Blue Jeans Network attempts to bridge enterprise, consumer videoconferencing

Blue Jeans Network is launching a cloud-based multi-party videoconferencing service it says will bring enterprise clients and consumer clients to the same digital meeting table.

Santa Clara, Calif.-based Blue Jeans Network on Wednesday announced the launch of a cloud-based multi-party video conferencing service it calls "Any(ware)" videoconferencing.

The company says it wants to make the technology accessible to anyone at any time, from any device, and to do so it's attempting to bridge the gap between enterprise solutions from Cisco, Polycom and others and consumer options from Skype and Google.

Using the company's offering, telecommuters using Skype can participate in video meetings with their enterprise equipment-using colleagues.

The company says it's trying to make videoconferencing as big as audioconferencing, but there remain two questions in my eyes:

  1. Does audioconferencing serve a purpose videoconferencing does not? (e.g. the 'How will I eat lunch and sit in on this meeting?' debate)
  2. Interoperability is great, but what about security?

On the Blue Jeans Network, users get a private "meeting room” in the cloud. They can schedule, host and manage meetings through a web interface. Participants join by dialing a number or clicking on a link. The service supports audio-only connections for participants who don't have a webcam-enabled device handy.

The support list currently looks like this:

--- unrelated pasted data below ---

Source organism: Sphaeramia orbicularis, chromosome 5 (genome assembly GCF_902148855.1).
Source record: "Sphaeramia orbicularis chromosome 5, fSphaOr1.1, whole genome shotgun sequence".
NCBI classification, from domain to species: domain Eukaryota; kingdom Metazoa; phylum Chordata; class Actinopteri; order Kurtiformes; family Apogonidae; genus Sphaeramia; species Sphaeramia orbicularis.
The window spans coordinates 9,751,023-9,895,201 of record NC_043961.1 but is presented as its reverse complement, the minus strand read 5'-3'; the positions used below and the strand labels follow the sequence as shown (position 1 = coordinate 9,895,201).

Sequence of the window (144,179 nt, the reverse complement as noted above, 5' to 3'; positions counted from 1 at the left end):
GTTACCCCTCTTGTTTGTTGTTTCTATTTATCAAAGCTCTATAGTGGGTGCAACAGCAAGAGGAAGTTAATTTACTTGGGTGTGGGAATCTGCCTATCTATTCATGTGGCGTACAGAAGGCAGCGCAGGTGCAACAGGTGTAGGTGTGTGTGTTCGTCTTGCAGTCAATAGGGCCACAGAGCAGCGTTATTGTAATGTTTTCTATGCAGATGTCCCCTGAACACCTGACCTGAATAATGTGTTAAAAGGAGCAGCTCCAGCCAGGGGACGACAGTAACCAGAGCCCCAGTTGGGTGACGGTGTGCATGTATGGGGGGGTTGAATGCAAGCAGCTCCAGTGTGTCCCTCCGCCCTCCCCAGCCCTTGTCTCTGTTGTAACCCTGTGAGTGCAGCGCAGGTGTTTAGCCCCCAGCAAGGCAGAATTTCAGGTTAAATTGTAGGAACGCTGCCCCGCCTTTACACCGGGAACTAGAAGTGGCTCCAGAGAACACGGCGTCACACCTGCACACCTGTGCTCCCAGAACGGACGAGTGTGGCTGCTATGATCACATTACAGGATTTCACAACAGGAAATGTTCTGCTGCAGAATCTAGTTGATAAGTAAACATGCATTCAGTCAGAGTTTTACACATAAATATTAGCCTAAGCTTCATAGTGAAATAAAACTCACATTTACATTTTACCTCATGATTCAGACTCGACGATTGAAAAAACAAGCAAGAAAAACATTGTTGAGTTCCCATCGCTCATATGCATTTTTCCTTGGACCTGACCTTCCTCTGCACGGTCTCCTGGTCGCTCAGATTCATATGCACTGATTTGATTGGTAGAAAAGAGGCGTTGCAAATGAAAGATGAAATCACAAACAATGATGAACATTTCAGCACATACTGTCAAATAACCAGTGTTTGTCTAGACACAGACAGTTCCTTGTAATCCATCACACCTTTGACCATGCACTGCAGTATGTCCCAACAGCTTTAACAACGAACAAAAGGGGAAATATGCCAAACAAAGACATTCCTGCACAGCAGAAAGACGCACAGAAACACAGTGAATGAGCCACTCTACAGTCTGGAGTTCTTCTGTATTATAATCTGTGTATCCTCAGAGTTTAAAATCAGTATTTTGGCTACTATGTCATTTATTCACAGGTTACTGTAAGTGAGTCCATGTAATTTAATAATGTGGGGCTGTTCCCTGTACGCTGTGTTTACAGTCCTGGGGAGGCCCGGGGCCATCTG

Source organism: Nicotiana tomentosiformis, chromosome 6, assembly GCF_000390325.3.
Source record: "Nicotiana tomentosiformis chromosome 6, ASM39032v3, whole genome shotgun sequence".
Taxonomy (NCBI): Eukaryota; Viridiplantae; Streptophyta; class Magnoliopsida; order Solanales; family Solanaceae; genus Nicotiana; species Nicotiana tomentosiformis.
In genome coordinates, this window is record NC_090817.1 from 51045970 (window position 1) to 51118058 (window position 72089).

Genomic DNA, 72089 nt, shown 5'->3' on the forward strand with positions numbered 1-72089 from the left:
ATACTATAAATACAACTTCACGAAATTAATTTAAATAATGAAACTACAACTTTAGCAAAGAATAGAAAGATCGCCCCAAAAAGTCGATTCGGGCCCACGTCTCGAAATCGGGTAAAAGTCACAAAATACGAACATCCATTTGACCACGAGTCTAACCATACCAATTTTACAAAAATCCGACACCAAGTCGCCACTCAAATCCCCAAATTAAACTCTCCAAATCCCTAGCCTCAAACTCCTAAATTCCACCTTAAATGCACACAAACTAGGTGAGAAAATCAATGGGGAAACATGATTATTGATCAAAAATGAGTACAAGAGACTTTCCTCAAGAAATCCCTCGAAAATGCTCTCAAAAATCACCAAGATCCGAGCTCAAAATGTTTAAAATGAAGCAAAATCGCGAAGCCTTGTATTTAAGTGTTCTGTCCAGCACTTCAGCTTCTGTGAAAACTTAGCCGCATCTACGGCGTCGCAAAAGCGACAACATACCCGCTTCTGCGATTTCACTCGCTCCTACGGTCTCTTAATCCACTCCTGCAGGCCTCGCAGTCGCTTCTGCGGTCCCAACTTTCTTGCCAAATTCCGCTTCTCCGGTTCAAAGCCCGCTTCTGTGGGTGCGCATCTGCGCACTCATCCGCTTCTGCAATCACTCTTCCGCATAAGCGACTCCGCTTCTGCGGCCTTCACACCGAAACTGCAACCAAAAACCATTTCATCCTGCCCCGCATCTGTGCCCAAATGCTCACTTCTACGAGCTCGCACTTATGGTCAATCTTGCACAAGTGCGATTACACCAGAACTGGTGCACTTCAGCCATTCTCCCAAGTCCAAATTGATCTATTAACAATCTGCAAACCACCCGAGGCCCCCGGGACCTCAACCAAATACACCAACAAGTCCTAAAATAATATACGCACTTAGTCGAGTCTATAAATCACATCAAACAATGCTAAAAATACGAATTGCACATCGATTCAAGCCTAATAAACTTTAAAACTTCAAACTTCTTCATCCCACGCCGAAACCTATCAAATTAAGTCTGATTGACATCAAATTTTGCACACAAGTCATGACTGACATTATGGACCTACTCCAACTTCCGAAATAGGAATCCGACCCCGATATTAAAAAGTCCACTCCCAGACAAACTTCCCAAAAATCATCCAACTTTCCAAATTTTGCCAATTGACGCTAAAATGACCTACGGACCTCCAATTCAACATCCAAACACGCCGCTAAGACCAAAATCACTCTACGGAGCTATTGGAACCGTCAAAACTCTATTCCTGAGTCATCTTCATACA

• Cisco / Tandberg
  • Lifesize
  • Polycom
  • Sony
  • H.323 Systems
  • Conference Phones (Audio-only)


  • Cisco / Tandberg
  • Google Talk
  • Mirial
  • Polycom
  • Skype for PC/Mac
  • Desk Phones (Audio-only)


  • Andriod Tablets
  • Skype for iPhone
  • Skype for iPad
  • Mobile Phones (Audio-only)

The service has been in limited trials since the beginning of this year. As the company goes commercial, it says it now counts:

  • 4,000 subscribers
  • 500+ companies represented
  • 6,000 meetings
  • More than 15,000 participants in 1,000 cities in 100 countries
  • Customers that include Facebook, Partners HealthCare, Internet2 and the University of Pennsylvania's Wharton business school.

To bolster its credentials, the startup says it signed a deal with Deutsche Telekom, although it's keeping mum on the details. To date, it's raised $23.5 million from Accel Partners, New Enterprise Associates, Norwest Venture Partners and others.

Nevertheless, the big question is whether enterprise clients and consumer clients need to jump the wall between them on a regular basis. Do you find this phenomenon in your workplace?